Bottled at 46% strength and using 2014 and 2016 distillations, this has been fully matured in 11 fresh and 1 refill Fino sherry butts from Bodega Miguel Martin. Available from a variety of retailers including Master of Malt for £74.95, The Whisky Exchange for £73.75.
Colour: a light honey.
On the nose: an accessible layer of peat greets us, saline-like with a touch of medicinal. Warmed salted peanuts, Weetabix defines the cereals, crystalised ginger and some honey. A well-worn threadbare leather, 5-spice, broken pebbles underline a mineral aspect. The Fino doesn’t dominate and allows the coastal element to showcase itself as well. Adding water has a variable effect, washing out some character but unlocking olives, crackers and synthetic vanilla.
In the mouth: again, the peat welcomes us in, but doesn’t grab us by the neck. There’s a woolly jumper of comfort offered by the Fino. Some wet tweed and a touch of rubber on the finish. It is very gentle and effortless overall. Some golden syrup, salty midway, red apples with malted milk and chocolate. Water is best avoided as it becomes ashy, with limescale and drying in parts.
Kilchoman Machir Bay Cask Strength Festive Edition – review
Colour: muggy water.
On the nose: surprisingly mellow, white pepper with some table salt. Dulce, cabbage water, green pears and a twist of lime. Almost eucalyptus in places with sawdust as well. Water unlocks fir trees, vanilla and more cream.
In the mouth: odd in a way, as the peat is there alright, but it feels as if there’s something in between the palate and its full effect. Maybe we’re all too used to living behind masks and perspex nowadays? Hard to explain, muffled or even muzzled, I suppose is the best description. Kiwi fruit, lime juice and a pleasing oily texture. Good quality cider vinegar, apples and grapefruit. Adding water I felt wasn’t hugely beneficial.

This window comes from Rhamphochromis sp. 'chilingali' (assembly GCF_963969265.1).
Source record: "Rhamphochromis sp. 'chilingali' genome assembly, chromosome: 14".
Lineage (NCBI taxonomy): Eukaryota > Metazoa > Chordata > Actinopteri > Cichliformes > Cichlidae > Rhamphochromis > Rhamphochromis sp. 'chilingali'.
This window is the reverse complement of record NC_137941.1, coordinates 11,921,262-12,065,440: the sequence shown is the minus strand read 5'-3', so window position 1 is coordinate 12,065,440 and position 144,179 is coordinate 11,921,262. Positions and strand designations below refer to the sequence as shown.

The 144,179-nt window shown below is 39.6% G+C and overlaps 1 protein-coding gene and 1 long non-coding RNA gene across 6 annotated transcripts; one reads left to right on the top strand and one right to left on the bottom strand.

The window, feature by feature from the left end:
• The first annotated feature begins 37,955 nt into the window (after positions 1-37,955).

Both of these are solid enough whiskies but I was expecting a bit more from each of them. The Fino has some enjoyable complexity on the nose and is a little more pedestrian on the palate. If you like the sherry style of Fino and a bottle that you can reach for and enjoy without too much effort, then it is for you. Ideally, a bottling of 50% strength might have given us a wee bit more to appreciate.
The cask strength festive bottling lacks the drama and vigour that comes with such an abv level. Even the peat felt a little dampened down as if the embers and earthy tones had been smothered in an attempt to put out the raging beast. I was left feeling that Caol Ila does a better job of cask strength, but at least this is better than the feeble Ardbeg Wee Beastie, which is a pantomime of a whisky.
Neither release represents the best of Kilchoman, either in single cask form or within their core range. At times, I do wonder whether we’re going to see releases into 2021 that attempt to fill the revenue gap around footfall, shop sales and such like? You cannot criticise such a move in reality, given the times we’re in. I’d like to see more deviations from the norm; give us something wacky and dangerous. Neither of these excels on that front and each falls into a Steady Eddie sense of reliability. It is a close call with the Fino just having the edge.
Samples kindly provided by Kilchoman, as is the lead image. The other photograph comes via The Whisky Exchange and there are commission links above if you wish to support Malt and make a purchase. Please check your local retailer as well.